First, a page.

Corzine’s Budget: Screw You

Governor Corzine presented his budget today.  No rebates.  Less municipal aid.  And while funds for education increased (he needs NJEA support), we learned just today that our municipality is pushing for a tax increase for the school system.

We are living within our means. We are not spending more than we are taking in. We are making the tough choices to do the right thing.

First off, it is illegal for the state to pitch a budget that is not balanced.  That nullifies the second sentence.  “Living within our means” is comical.  Raising taxes while not slashing spending is not living within anyone’s means.  In order to meet payroll, Governor Corzine is raising our taxes.  End of story.

Local taxes are about to skyrocket in New Jersey.  Corzine shifted from which government we will be taxed for political expediency.  It’s campaign season after all.  Our state taxes will not be reduced and our local taxes will rise.  This is “the right thing” according to the man who is asking us to re-elect him.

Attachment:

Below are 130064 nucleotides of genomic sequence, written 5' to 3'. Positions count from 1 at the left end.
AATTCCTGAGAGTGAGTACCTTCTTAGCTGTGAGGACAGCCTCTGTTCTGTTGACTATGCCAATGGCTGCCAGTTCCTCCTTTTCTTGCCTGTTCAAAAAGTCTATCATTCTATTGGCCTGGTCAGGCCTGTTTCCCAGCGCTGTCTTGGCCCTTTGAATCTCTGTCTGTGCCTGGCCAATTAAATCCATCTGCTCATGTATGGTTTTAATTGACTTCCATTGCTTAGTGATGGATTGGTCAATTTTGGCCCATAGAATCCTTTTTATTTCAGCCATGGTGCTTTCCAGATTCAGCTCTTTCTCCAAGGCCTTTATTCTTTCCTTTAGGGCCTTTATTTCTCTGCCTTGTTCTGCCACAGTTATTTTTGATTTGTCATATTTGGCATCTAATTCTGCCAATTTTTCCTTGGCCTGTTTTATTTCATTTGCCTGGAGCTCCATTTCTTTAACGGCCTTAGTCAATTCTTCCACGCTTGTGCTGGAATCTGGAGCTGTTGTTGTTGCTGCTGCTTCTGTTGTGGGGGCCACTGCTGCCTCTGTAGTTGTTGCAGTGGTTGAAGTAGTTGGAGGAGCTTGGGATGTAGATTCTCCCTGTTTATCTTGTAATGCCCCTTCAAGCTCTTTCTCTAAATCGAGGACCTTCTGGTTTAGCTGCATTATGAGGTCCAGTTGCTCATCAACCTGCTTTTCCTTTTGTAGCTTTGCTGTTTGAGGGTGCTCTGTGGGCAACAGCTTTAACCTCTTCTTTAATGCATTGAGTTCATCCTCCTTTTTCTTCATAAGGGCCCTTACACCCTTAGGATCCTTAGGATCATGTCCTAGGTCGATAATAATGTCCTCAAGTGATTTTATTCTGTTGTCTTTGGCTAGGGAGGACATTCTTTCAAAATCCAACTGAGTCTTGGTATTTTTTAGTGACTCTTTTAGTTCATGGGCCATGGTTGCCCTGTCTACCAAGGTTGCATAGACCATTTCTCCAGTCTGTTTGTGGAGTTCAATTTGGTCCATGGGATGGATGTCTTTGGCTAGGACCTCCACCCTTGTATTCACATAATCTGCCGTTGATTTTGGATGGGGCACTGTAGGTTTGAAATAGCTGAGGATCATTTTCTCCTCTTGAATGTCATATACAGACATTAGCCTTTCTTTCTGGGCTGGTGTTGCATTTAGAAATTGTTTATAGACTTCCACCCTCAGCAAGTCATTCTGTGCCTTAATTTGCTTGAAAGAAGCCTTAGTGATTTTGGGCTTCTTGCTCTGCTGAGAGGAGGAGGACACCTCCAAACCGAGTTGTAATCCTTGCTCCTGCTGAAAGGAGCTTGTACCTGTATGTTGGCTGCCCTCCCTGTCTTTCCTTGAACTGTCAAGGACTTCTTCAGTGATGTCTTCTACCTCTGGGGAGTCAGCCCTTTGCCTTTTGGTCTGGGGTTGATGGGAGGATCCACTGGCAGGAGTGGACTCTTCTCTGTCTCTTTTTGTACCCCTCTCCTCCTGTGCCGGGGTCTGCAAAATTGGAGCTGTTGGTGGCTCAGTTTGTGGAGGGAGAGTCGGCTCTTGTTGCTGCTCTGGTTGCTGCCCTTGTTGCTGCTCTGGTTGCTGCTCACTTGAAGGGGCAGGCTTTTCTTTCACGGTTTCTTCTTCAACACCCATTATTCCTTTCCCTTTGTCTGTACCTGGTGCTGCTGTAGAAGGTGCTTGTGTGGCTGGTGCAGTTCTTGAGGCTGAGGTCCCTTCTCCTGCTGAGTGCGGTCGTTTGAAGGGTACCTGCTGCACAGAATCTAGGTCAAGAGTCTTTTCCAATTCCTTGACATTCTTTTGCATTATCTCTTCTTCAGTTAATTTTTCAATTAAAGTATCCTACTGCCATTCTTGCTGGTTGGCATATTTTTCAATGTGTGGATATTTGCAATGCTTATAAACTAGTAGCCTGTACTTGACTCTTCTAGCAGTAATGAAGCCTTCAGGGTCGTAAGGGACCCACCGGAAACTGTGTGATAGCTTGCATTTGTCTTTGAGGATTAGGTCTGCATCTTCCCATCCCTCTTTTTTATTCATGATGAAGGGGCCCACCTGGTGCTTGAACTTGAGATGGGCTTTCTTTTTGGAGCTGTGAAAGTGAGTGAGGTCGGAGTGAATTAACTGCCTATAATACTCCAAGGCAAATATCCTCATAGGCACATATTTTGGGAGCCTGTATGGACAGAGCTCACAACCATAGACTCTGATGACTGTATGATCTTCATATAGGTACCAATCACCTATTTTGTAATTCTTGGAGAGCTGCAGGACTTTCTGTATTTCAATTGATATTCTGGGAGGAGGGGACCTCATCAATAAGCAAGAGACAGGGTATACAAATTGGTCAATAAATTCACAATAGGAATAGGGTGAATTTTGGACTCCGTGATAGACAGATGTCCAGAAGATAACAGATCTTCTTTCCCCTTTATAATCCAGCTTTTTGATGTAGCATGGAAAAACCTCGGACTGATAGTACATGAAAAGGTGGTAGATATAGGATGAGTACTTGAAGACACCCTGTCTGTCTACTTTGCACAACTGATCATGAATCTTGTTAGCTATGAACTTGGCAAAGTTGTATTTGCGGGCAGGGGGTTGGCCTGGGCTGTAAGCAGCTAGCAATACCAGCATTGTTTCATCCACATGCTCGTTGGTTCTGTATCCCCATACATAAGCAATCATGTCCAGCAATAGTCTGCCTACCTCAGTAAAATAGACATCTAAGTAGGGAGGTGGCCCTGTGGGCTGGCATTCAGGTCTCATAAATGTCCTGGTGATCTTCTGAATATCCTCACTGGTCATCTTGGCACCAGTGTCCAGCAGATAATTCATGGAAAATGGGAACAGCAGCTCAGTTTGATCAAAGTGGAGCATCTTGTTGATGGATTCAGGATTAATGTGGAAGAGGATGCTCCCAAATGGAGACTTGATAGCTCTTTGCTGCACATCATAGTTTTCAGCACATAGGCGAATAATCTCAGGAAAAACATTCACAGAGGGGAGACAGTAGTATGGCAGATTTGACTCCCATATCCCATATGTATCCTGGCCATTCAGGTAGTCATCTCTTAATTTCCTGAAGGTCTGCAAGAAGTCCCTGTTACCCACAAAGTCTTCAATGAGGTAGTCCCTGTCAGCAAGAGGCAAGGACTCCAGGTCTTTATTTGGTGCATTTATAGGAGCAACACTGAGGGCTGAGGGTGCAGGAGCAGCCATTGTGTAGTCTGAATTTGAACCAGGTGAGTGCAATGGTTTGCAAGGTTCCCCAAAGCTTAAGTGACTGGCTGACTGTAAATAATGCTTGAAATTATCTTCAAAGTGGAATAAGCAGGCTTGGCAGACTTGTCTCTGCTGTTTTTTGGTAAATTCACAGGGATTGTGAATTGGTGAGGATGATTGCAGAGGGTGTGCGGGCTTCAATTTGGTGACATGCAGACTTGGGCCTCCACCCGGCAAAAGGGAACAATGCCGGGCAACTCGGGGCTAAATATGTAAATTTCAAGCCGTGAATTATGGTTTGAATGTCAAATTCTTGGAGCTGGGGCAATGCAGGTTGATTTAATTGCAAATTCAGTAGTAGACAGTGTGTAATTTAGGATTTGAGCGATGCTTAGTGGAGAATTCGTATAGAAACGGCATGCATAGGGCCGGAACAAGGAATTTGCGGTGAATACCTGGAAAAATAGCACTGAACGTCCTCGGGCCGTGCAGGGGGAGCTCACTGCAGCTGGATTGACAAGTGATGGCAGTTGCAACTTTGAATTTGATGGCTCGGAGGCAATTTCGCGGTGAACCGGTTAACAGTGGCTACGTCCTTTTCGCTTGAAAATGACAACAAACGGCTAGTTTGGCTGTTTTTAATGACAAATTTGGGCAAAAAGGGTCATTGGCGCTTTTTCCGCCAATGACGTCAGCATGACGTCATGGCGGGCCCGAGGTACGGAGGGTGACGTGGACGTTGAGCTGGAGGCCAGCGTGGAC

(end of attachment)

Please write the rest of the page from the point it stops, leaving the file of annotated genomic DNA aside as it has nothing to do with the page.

Not satisfied with that, the ousted Wall Street CEO has already presented the first bad news for next year; namely, taxpayers will no longer be able to deduct property taxes paid.  Yup, our already nation-high property taxes that will most certainly increase the spread over the next closest state, will no longer be deductable.

I shared with my mother a while back that since the federal government was taking over private companies, it might as well target Johnson & Johnson.  Forget that J&J is a company that is doing okay in this horrible economy.  It is needed by the government.  That way when the tax bill is sent, they could include an individual package of K-Y to us.  Obviously, New Jersey needs to get in on this.  Something needs to lubricate the screwing Corzine is providing.

I wish I could balance my household budget by making someone else pay.

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One thought on “Corzine’s Budget: Screw You”

  1. Corzine has gotten so much heat about not being being able to write off property taxes paid that he is going to loosen it up. Of course, his new threshold of $150,000 is still going to be problematic for many many households.

    He really just doesn’t get it.

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